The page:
Karin Bergöö Larsson

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Karin Larsson
Karin Bergöö Larsson, photographed around 1882
Born3 October 1859
Örebro, Närke, Sweden
Died18 February 1928(1928-02-18) (aged 68)
Alma materRoyal Swedish Academy of Arts
Known forPainting, design
Spouse(s)Carl Larsson

Karin Larsson, née Bergöö, (3 October 1859 – 18 February 1928) was a Swedish artist and designer who collaborated with her husband, Carl Larsson, as well as being often depicted in his paintings.

Early life and education[edit]

Still Life with Fruit and Tankard, 1877 painting by Karin Bergöö

Karin Bergöö was born in Örebro and grew up in Hallsberg, where her father, Adolf Bergöö, was a successful businessman. Her younger sister, Stina, married the English geologist Francis Arthur Bather.[1] Karin showed early artistic talent, and after attending the Franska Skolan Ecole Française in Stockholm, studied at the Slöjdskolan (Handicrafts School; now Konstfack) and from 1877 to 1882 at the Royal Swedish Academy of Arts. After completing her studies there, she went to Grez-sur-Loing, outside Paris, where there was a colony of Scandinavian artists, to continue painting.[2]

Life with Carl Larsson[edit]

Karin channelled her own artistic impulses into design at her home

In Grez-sur-Loing she met Carl Larsson; they fell in love and in 1883 returned to Stockholm and were married, returning together to Grez-sur-Loing, where their first child, Suzanne, was born in 1884. The following year, they returned to Sweden.

In 1888 the Larssons went to Paris, on the suggestion of Pontus Fürstenberg of Gothenburg, who wanted a large painting by Carl to add to his art collection. They left their two children with Karin's parents in Hallsberg, and upon their return a year later, decorated the Bergöös' new house. They then moved into Lilla Hyttnäs, a stuga (cottage) in Sundborn on the outskirts of Falun where her father had been born. They enlarged it to accommodate their growing family and it became known as the Larsson farm.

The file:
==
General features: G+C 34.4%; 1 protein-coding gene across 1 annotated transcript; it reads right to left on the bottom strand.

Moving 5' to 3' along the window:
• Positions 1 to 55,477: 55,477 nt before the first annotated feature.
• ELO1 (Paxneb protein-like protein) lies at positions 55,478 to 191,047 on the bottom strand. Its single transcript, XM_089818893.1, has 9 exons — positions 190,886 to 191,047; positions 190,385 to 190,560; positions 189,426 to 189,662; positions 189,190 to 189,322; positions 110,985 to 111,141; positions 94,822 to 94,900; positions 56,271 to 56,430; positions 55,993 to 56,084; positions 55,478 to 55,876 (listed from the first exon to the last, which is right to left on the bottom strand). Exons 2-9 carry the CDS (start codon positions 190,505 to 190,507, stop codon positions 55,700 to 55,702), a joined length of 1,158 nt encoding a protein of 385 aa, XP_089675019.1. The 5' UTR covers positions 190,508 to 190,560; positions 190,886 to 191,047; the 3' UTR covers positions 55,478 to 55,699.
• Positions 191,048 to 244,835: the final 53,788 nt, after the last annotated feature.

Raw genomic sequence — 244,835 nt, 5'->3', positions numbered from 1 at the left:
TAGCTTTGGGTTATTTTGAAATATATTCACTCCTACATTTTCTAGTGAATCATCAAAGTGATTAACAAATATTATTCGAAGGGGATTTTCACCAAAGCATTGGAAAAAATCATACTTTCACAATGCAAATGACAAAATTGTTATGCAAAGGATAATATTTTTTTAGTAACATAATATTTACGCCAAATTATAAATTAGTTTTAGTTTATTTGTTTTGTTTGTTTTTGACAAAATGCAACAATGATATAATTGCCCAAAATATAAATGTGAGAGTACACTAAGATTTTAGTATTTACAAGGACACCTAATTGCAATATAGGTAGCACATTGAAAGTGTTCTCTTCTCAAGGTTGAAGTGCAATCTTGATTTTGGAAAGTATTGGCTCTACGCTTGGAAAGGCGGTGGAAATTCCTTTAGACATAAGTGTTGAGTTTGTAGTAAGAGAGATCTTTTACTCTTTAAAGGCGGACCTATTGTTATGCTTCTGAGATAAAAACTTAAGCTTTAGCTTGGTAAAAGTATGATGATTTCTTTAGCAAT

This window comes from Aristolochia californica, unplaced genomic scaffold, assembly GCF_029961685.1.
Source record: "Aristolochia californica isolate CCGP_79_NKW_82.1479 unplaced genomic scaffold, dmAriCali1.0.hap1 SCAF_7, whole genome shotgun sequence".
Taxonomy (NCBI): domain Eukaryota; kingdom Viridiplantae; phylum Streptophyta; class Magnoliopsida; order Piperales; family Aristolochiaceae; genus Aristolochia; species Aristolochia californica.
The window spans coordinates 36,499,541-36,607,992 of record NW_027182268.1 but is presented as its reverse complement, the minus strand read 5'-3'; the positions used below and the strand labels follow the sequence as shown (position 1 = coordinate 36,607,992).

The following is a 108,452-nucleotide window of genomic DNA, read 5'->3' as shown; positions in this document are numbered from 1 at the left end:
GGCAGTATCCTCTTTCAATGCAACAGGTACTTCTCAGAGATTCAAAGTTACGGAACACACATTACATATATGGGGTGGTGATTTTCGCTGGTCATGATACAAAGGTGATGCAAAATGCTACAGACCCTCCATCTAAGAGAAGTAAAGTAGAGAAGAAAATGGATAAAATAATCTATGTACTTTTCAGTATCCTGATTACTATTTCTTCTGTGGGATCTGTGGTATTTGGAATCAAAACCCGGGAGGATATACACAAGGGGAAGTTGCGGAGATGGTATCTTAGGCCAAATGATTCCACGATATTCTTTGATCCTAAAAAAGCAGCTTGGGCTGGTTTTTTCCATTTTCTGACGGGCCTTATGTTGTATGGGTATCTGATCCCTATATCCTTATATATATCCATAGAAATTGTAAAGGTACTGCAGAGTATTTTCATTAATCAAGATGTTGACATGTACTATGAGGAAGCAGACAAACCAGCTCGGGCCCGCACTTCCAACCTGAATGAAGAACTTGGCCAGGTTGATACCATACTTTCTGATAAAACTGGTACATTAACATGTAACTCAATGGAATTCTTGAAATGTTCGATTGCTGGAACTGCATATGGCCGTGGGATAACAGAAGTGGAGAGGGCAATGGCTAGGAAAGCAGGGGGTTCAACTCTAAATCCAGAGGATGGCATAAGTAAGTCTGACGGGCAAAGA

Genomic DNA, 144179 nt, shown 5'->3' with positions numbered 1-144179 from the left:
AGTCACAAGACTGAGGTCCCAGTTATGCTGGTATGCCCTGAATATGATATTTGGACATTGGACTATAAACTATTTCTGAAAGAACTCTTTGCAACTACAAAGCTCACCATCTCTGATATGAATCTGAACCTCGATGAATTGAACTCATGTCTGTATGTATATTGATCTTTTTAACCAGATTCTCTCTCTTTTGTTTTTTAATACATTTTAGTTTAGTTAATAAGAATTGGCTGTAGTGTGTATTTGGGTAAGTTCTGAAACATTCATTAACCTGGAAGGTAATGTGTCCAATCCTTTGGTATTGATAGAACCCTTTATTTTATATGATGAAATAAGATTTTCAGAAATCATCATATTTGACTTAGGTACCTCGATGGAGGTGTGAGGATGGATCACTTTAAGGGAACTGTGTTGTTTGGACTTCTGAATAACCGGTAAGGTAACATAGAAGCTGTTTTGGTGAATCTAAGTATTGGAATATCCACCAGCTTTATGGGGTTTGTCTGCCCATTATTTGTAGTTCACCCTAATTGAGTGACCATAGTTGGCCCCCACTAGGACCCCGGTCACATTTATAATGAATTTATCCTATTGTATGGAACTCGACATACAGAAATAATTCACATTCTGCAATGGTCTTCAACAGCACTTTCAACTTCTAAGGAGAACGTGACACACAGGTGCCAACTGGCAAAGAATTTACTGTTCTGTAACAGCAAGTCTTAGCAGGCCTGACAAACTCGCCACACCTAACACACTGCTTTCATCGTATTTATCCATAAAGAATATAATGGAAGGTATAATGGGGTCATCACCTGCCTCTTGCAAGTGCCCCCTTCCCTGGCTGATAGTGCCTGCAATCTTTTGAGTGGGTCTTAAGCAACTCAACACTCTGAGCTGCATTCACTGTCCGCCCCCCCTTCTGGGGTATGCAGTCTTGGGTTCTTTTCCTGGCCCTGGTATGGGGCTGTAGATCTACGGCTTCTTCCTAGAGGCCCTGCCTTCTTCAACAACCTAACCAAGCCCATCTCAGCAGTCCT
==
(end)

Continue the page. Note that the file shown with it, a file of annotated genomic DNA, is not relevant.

rocking chair designed by Karin Larsson

Karin acted as a sounding-board and critic for Carl's work, in addition to being his primary model. With children and a large house to manage, she channelled her own artistic impulses into design. She designed and wove a large amount of the textiles used in the house, embroidered, and designed clothes for herself and the children and furniture which was created by a local carpenter.[3] For example, the pinafores worn by her and other women who worked at Sundborn, known as karinförkläde in Swedish, were a practical design by her. The style in which the house was decorated and furnished to Karin's designs, depicted in Carl's paintings, created a new, recognisably Swedish style:[2][4][5] "In total contrast to the prevailing style of dark heavy furnishings, its bright interiors incorporated an innovative blend of Swedish folk design and fin-de-siècle influences, including Japonisme and Arts and Crafts ideas from Britain."[6] In the "Swedish room" with which she replaced the little used drawing room, she removed curtains and placed furniture along the walls around a raised dais, creating a room within a room that was much used by the family, as shown in Carl's paintings, with a sofa in a corner for naps, shown in Lathörnet (Lazy Nook).[4] Her textile designs and colours were also new: "Pre-modern in character they introduced a new abstract style in tapestry. Her bold compositions were executed in vibrant colours; her embroidery frequently used stylised plants. In black and white linen she reinterpreted Japanese motifs."[7] She is buried in Sundborn cemetery.[8]